The woman of substance who remains an enigma

The airbrushed image of Cherie Booth masks an extraordinary personality , writes Suzanne Moore
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The Independent Online
You have to be pretty tough, ambitious and determined to be Prime Minister, but close to Tony Blair there is someone still tougher and more ambitious: his wife, Cherie. Whatever it is Tony has, Cherie has more. Those who have met her tell you over and over again that she is cleverer than him, warmer than him, better at talking to voters than him, more interesting and engaging than him. Yet she is not him and has been relegated in this campaign to a limpet-like role. Mute, doe-eyed, dropping back every time the camera is present, we have heard nothing from this extraordinary woman, the so-called secret weapon of the Labour campaign.

Her silence has been golden. It has neutralised electoral fears of loony lefty lawyers, of superwomen, of strident Hillary Clinton types. Cherie - we still don't really know how to pronounce her name - has uttered only half a sentence in the last few weeks, and that was in the Molly Dineen party election broadcast. We don't know what she really thinks about moving house. Instead, we have been fed air-brush wholesomeness, the family values portraits, the snippets in Prima about meals to cook in 30 minutes and advice about not cutting your toenails in front of your man. Cherie certainly knows how to keep mystery in her marriage because she is a mystery. What you see is definitely not what you get. The word most often used admiringly about her is sphinx.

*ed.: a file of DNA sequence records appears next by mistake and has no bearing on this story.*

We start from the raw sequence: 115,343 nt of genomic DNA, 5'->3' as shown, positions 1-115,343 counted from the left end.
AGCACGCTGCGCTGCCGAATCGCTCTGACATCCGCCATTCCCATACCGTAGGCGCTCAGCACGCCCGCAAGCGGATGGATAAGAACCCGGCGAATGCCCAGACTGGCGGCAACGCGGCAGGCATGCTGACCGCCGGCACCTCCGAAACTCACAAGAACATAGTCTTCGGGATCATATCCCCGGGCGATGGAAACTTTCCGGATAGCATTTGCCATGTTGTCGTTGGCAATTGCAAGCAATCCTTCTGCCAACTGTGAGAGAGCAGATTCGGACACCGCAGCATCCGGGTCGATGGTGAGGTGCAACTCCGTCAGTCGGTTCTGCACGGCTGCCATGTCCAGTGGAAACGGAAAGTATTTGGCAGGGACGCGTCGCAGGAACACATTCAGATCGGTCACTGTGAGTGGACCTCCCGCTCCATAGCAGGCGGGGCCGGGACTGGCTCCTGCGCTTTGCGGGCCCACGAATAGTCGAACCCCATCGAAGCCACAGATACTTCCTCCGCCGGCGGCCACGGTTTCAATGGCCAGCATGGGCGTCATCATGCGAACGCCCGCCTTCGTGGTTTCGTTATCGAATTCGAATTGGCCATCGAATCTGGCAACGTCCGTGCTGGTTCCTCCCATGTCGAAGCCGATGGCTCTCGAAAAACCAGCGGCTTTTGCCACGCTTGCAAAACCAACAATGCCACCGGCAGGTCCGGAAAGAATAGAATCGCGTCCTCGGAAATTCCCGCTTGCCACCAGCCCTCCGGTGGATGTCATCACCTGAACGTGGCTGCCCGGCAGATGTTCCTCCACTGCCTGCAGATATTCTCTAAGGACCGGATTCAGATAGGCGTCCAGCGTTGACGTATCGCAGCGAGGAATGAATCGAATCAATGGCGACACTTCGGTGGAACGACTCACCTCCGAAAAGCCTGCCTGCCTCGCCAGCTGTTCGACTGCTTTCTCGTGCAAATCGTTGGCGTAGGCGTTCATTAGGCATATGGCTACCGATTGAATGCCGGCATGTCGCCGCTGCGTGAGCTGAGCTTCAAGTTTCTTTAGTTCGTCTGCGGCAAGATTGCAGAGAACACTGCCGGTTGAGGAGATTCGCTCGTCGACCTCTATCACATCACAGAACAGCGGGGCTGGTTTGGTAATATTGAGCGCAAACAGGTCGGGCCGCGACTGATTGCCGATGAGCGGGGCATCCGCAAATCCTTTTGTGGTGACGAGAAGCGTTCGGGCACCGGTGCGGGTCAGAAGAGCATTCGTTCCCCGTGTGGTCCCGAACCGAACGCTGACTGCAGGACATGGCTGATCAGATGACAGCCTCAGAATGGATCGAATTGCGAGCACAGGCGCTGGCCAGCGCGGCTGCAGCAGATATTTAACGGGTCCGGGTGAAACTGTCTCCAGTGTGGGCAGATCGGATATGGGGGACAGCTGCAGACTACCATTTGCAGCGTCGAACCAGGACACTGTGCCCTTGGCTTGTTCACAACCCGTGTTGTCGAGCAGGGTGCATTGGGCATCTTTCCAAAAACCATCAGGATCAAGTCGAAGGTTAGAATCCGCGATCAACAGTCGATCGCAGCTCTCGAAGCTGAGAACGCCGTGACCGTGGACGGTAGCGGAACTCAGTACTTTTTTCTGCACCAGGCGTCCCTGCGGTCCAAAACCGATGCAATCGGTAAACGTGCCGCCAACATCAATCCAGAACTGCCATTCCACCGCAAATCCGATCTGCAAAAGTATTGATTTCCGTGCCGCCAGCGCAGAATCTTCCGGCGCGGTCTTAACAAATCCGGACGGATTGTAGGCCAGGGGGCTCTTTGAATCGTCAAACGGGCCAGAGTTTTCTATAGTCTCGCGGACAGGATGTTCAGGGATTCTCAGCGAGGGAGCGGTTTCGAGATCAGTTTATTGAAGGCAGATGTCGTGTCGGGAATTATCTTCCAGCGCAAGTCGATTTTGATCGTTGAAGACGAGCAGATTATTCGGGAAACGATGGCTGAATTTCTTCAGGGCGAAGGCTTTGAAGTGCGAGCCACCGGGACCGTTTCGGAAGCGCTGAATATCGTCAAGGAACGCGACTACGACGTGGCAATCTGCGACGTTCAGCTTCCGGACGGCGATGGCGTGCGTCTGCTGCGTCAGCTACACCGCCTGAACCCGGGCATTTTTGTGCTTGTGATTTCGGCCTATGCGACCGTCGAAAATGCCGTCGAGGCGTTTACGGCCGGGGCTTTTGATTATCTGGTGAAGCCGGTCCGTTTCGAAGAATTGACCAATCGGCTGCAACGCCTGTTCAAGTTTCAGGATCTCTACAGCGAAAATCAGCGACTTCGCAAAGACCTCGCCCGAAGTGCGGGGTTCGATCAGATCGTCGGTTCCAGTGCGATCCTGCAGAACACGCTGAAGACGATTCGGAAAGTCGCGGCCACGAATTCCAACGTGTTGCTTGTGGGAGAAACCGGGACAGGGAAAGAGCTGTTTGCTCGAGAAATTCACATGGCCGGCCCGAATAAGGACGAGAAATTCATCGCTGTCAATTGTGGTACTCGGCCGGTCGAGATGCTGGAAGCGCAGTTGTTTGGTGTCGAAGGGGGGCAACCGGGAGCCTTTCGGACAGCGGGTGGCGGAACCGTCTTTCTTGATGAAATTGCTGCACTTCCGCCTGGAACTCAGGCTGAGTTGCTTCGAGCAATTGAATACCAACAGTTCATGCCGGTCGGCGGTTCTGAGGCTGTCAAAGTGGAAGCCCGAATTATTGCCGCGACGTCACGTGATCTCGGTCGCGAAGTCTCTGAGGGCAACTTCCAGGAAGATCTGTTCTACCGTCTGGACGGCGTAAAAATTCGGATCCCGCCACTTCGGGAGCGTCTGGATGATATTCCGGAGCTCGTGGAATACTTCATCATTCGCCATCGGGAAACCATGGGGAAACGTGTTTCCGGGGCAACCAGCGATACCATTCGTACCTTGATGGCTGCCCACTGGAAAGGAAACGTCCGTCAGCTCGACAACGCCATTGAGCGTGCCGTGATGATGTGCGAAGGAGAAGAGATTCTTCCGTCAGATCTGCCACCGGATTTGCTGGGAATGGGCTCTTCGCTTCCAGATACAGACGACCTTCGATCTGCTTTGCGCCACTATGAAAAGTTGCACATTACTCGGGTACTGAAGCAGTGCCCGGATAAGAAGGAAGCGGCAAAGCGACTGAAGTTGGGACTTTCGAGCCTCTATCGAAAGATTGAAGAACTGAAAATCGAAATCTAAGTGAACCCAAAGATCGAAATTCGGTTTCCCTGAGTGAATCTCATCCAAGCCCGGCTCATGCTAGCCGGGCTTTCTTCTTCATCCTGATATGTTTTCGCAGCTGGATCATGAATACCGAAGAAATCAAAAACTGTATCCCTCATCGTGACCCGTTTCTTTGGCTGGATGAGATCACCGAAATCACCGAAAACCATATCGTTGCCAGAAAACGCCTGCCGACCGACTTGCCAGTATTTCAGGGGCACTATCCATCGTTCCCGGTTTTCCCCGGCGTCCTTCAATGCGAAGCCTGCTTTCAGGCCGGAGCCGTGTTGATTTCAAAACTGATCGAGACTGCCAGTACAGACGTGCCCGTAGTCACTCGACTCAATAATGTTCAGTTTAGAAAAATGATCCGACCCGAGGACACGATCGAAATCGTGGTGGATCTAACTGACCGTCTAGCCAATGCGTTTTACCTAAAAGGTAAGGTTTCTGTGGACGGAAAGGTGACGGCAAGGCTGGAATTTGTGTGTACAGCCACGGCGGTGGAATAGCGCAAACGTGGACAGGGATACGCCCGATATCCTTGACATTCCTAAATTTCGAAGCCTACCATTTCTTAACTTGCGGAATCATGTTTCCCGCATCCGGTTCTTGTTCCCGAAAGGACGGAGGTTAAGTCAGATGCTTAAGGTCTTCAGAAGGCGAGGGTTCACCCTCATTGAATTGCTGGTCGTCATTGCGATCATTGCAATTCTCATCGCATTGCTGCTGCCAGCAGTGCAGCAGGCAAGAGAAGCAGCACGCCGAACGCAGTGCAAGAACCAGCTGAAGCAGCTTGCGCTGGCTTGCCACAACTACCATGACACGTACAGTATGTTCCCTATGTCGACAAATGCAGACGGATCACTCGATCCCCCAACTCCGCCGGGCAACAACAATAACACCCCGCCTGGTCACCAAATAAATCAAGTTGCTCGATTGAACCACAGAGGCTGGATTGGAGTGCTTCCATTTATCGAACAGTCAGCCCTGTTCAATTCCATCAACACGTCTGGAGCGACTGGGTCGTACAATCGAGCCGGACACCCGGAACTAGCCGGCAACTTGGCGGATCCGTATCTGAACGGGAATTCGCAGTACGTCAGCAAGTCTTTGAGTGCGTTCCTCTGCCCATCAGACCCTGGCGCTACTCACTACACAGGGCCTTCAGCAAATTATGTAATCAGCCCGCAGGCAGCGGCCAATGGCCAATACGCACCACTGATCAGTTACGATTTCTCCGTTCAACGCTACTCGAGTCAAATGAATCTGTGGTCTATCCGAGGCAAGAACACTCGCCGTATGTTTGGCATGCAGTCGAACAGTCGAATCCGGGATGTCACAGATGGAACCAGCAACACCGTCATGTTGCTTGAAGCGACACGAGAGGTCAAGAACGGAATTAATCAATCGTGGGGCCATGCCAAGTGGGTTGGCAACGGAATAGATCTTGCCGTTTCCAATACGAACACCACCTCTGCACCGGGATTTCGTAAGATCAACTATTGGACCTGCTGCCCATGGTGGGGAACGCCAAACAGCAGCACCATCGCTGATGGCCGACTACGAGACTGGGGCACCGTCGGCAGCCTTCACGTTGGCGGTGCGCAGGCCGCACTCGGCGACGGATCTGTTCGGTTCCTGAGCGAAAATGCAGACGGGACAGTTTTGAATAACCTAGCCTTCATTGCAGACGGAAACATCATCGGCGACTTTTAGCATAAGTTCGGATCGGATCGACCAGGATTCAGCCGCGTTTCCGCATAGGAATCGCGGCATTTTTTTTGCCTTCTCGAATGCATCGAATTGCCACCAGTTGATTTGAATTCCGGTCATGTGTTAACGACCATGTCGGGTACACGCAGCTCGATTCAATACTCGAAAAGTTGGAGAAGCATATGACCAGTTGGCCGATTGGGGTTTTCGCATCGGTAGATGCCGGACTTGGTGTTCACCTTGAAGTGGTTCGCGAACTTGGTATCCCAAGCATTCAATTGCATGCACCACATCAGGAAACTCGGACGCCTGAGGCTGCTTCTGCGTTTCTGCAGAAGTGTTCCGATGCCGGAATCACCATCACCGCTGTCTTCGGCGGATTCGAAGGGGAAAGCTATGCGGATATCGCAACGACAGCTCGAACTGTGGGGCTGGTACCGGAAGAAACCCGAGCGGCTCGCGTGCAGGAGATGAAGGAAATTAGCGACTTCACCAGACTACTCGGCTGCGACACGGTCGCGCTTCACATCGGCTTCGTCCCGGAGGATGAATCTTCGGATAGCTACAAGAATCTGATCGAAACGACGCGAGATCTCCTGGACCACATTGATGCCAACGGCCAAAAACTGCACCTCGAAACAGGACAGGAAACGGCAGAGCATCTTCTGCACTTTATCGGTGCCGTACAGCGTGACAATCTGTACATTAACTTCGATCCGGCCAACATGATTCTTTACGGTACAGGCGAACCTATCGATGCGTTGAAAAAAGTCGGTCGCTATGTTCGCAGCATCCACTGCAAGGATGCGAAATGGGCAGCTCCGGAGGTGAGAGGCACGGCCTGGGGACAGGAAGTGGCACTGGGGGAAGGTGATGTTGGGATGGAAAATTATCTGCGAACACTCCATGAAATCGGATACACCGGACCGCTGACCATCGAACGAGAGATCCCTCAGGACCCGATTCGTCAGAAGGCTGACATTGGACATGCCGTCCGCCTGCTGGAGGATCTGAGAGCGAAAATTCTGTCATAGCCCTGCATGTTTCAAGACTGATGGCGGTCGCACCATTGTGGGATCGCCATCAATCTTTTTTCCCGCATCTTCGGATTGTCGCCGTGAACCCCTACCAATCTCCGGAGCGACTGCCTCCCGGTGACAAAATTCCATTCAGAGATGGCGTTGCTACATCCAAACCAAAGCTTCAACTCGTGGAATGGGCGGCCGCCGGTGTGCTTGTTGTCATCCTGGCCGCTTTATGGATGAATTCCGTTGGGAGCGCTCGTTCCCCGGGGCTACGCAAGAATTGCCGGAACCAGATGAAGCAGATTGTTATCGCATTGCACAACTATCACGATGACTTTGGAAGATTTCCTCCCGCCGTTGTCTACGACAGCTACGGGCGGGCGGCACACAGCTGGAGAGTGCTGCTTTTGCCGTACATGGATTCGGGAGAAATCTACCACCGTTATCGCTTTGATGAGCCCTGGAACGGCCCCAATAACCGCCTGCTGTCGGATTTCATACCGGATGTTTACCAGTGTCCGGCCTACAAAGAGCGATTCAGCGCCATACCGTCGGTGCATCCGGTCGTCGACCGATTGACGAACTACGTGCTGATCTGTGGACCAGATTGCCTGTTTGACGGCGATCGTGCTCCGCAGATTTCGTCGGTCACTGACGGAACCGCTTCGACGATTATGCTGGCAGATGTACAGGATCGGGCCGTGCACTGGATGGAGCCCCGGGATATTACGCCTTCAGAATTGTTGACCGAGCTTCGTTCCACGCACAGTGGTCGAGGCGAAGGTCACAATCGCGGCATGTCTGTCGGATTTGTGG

The less we hear of that deep, husky voice, the more difficulty we have squaring the way she appears with the way she appears to be. Fragile, shy, awkward and continually grabbing at Tony's sleeves - including yesterday's almost embarrassing attempt to kiss Tony on the steps of Number 10 - she looks a model of subservience, making Jemima Khan look Scary Spice. Then we have to dispute the facts. She's a top lawyer, a have-it-all superwoman, Catholic, a high achiever with an embarrassing dad, a woman capable of setting her mind to anything. Fiercely intelligent, proudly political, she has insisted that she will carry on with her career. She will have a life outside of her husband's, an autonomy that no former partner of a prime minister has had before. This, anyway, is her ambition. Whether it can be achieved or not is already being debated. She wants to be a judge, she is already an Assistant Recorder, but it is possible that her role will be compromised by her husband's position. If she were to be involved in judicial reviews, interpreting legislation, she could find herself advocating against Labour policy. The conflict of interests would be obvious. Apart from this, however, it would be difficult for her to accompany her husband on important foreign trips, which friends say she would want to do, once she had committed herself to long-term cases. One senses a woman who is trying to cling on to an old life because she just can't imagine what her new one will be.

Is her head full of ideas about rearranging children's bedrooms? Is she worried that there is no Sainsbury's near Downing Street? Has she thought about where Kathryn will go to school? Does she need yet more new clothes, another make-over? Does she like being a willing accomplice to the spinners and winners of the Labour aristocracy? Will she continue to be squired by Peter Mandelson and given advice by the Campbells? How many more sacrifices must she make? If she were to open her mouth one imagines nothing but a scream. Even amid the jubilation of a Labour victory her task is not enviable.